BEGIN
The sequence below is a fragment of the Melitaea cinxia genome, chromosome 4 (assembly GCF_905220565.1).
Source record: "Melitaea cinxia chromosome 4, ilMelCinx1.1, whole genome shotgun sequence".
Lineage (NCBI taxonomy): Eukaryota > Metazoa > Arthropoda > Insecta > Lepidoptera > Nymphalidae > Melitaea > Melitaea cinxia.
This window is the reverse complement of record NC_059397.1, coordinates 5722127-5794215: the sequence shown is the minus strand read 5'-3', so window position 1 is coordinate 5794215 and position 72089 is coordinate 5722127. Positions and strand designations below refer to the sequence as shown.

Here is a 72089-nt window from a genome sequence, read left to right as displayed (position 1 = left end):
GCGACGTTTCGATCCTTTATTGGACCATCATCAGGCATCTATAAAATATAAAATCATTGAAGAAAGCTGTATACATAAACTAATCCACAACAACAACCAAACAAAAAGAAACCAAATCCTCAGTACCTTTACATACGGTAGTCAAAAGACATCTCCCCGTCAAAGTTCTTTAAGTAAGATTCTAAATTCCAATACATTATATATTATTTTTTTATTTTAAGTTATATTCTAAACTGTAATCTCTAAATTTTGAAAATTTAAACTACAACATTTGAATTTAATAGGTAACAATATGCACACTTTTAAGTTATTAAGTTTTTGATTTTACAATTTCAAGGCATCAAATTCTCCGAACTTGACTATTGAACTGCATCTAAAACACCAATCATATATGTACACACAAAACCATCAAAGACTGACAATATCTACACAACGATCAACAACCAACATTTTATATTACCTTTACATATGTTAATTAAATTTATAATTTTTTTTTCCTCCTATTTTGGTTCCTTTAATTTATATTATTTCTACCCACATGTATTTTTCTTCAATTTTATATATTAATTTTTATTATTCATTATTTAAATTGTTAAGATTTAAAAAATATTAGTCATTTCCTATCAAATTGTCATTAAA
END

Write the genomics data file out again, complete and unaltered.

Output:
The sequence below is a fragment of the Melitaea cinxia genome, chromosome 4 (assembly GCF_905220565.1).
Source record: "Melitaea cinxia chromosome 4, ilMelCinx1.1, whole genome shotgun sequence".
Lineage (NCBI taxonomy): Eukaryota > Metazoa > Arthropoda > Insecta > Lepidoptera > Nymphalidae > Melitaea > Melitaea cinxia.
This window is the reverse complement of record NC_059397.1, coordinates 5722127-5794215: the sequence shown is the minus strand read 5'-3', so window position 1 is coordinate 5794215 and position 72089 is coordinate 5722127. Positions and strand designations below refer to the sequence as shown.

Here is a 72089-nt window from a genome sequence, read left to right as displayed (position 1 = left end):
GCGACGTTTCGATCCTTTATTGGACCATCATCAGGCATCTATAAAATATAAAATCATTGAAGAAAGCTGTATACATAAACTAATCCACAACAACAACCAAACAAAAAGAAACCAAATCCTCAGTACCTTTACATACGGTAGTCAAAAGACATCTCCCCGTCAAAGTTCTTTAAGTAAGATTCTAAATTCCAATACATTATATATTATTTTTTTATTTTAAGTTATATTCTAAACTGTAATCTCTAAATTTTGAAAATTTAAACTACAACATTTGAATTTAATAGGTAACAATATGCACACTTTTAAGTTATTAAGTTTTTGATTTTACAATTTCAAGGCATCAAATTCTCCGAACTTGACTATTGAACTGCATCTAAAACACCAATCATATATGTACACACAAAACCATCAAAGACTGACAATATCTACACAACGATCAACAACCAACATTTTATATTACCTTTACATATGTTAATTAAATTTATAATTTTTTTTTCCTCCTATTTTGGTTCCTTTAATTTATATTATTTCTACCCACATGTATTTTTCTTCAATTTTATATATTAATTTTTATTATTCATTATTTAAATTGTTAAGATTTAAAAAATATTAGTCATTTCCTATCAAATTGTCATTAAA